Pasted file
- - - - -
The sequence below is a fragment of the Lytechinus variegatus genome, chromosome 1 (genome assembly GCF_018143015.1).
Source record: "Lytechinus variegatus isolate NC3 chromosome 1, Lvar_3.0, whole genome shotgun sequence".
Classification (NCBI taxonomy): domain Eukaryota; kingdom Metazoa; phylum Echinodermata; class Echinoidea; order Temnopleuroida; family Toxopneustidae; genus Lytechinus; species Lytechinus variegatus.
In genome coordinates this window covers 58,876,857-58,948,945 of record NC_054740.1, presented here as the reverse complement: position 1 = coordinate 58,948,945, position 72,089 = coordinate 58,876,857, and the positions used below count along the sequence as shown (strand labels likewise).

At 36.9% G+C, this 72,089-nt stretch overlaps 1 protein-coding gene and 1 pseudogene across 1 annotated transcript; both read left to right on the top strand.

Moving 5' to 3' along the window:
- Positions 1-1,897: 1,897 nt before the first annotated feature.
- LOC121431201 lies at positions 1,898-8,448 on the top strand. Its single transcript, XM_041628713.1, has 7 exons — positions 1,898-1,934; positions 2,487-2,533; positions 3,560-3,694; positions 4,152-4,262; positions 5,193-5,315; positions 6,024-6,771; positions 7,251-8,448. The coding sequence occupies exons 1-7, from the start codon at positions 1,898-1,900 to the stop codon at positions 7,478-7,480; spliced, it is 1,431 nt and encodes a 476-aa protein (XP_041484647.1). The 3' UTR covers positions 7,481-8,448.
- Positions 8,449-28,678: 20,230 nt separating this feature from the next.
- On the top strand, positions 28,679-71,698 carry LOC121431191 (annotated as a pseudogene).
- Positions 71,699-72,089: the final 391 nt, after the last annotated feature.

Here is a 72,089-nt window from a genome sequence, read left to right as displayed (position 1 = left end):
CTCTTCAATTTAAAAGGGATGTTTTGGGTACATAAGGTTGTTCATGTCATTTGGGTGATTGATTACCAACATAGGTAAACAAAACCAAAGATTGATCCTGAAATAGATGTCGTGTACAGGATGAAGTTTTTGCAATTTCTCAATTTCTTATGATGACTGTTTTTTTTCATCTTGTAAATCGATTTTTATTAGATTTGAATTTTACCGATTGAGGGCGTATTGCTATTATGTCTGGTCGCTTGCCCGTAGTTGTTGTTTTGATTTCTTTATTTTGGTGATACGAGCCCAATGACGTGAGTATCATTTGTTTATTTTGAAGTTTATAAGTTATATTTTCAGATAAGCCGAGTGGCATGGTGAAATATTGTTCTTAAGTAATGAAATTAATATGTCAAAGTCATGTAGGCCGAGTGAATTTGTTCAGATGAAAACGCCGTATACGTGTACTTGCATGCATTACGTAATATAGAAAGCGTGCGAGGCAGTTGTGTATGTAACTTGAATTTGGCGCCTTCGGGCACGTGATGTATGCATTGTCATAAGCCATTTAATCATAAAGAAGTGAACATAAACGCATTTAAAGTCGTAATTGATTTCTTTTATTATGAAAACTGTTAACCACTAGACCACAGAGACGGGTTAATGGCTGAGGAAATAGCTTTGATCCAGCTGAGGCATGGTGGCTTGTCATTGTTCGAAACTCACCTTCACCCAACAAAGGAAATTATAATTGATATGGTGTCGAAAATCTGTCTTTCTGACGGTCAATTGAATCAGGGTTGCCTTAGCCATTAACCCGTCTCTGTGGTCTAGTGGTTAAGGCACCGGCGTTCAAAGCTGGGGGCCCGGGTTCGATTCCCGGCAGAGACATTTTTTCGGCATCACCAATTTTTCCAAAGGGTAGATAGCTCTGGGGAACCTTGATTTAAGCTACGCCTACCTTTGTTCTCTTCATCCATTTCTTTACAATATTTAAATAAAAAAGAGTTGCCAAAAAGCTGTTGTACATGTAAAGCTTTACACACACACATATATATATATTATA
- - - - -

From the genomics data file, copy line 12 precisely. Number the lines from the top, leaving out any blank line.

Here is a 72,089-nt window from a genome sequence, read left to right as displayed (position 1 = left end):